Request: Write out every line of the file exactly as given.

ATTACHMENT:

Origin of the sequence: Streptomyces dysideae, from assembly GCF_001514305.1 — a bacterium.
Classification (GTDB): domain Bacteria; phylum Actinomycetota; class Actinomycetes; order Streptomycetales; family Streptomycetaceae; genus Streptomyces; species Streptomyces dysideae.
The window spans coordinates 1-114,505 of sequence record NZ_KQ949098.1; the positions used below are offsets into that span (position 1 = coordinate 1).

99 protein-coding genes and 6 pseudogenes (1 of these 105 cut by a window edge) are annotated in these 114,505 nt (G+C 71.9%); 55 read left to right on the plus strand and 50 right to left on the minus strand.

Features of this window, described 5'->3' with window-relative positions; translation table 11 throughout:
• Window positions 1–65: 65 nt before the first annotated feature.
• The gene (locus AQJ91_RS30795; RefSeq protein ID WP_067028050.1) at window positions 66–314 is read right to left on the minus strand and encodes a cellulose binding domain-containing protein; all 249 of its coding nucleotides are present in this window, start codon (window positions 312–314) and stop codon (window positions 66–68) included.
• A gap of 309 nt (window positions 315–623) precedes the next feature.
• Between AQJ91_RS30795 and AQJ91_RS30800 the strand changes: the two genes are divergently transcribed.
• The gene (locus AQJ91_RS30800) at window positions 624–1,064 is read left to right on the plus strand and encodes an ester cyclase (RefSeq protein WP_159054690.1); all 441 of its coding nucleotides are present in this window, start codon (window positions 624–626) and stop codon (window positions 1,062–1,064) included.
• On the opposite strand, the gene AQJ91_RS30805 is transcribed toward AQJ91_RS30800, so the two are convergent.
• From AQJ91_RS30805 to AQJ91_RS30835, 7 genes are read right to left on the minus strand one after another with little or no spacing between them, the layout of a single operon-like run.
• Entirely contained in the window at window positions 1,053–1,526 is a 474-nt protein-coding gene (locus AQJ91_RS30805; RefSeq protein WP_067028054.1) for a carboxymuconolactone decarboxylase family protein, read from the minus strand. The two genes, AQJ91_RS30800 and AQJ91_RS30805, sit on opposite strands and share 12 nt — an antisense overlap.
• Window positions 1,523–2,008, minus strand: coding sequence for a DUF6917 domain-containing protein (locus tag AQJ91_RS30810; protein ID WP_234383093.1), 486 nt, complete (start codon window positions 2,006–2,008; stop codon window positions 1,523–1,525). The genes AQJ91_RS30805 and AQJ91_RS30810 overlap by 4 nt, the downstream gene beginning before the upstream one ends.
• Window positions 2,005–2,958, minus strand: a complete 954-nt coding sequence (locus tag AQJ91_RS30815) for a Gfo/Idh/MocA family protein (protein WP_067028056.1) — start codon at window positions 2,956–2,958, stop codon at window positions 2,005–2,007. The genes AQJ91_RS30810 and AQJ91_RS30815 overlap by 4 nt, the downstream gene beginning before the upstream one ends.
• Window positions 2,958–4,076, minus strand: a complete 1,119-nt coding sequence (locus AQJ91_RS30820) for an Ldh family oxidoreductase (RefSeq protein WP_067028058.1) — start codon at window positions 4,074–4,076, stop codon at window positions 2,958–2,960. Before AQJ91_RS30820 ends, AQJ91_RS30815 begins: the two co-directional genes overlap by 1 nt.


Origin of the sequence: Streptomyces dysideae, from assembly GCF_001514305.1 — a bacterium.
Classification (GTDB): domain Bacteria; phylum Actinomycetota; class Actinomycetes; order Streptomycetales; family Streptomycetaceae; genus Streptomyces; species Streptomyces dysideae.
The window spans coordinates 1-114,505 of sequence record NZ_KQ949098.1; the positions used below are offsets into that span (position 1 = coordinate 1).

99 protein-coding genes and 6 pseudogenes (1 of these 105 cut by a window edge) are annotated in these 114,505 nt (G+C 71.9%); 55 read left to right on the plus strand and 50 right to left on the minus strand.

Features of this window, described 5'->3' with window-relative positions; translation table 11 throughout:
• Window positions 1–65: 65 nt before the first annotated feature.
• The gene (locus AQJ91_RS30795; RefSeq protein ID WP_067028050.1) at window positions 66–314 is read right to left on the minus strand and encodes a cellulose binding domain-containing protein; all 249 of its coding nucleotides are present in this window, start codon (window positions 312–314) and stop codon (window positions 66–68) included.
• A gap of 309 nt (window positions 315–623) precedes the next feature.
• Between AQJ91_RS30795 and AQJ91_RS30800 the strand changes: the two genes are divergently transcribed.
• The gene (locus AQJ91_RS30800) at window positions 624–1,064 is read left to right on the plus strand and encodes an ester cyclase (RefSeq protein WP_159054690.1); all 441 of its coding nucleotides are present in this window, start codon (window positions 624–626) and stop codon (window positions 1,062–1,064) included.
• On the opposite strand, the gene AQJ91_RS30805 is transcribed toward AQJ91_RS30800, so the two are convergent.
• From AQJ91_RS30805 to AQJ91_RS30835, 7 genes are read right to left on the minus strand one after another with little or no spacing between them, the layout of a single operon-like run.
• Entirely contained in the window at window positions 1,053–1,526 is a 474-nt protein-coding gene (locus AQJ91_RS30805; RefSeq protein WP_067028054.1) for a carboxymuconolactone decarboxylase family protein, read from the minus strand. The two genes, AQJ91_RS30800 and AQJ91_RS30805, sit on opposite strands and share 12 nt — an antisense overlap.
• Window positions 1,523–2,008, minus strand: coding sequence for a DUF6917 domain-containing protein (locus tag AQJ91_RS30810; protein ID WP_234383093.1), 486 nt, complete (start codon window positions 2,006–2,008; stop codon window positions 1,523–1,525). The genes AQJ91_RS30805 and AQJ91_RS30810 overlap by 4 nt, the downstream gene beginning before the upstream one ends.
• Window positions 2,005–2,958, minus strand: a complete 954-nt coding sequence (locus tag AQJ91_RS30815) for a Gfo/Idh/MocA family protein (protein WP_067028056.1) — start codon at window positions 2,956–2,958, stop codon at window positions 2,005–2,007. The genes AQJ91_RS30810 and AQJ91_RS30815 overlap by 4 nt, the downstream gene beginning before the upstream one ends.
• Window positions 2,958–4,076, minus strand: a complete 1,119-nt coding sequence (locus AQJ91_RS30820) for an Ldh family oxidoreductase (RefSeq protein WP_067028058.1) — start codon at window positions 4,074–4,076, stop codon at window positions 2,958–2,960. Before AQJ91_RS30820 ends, AQJ91_RS30815 begins: the two co-directional genes overlap by 1 nt.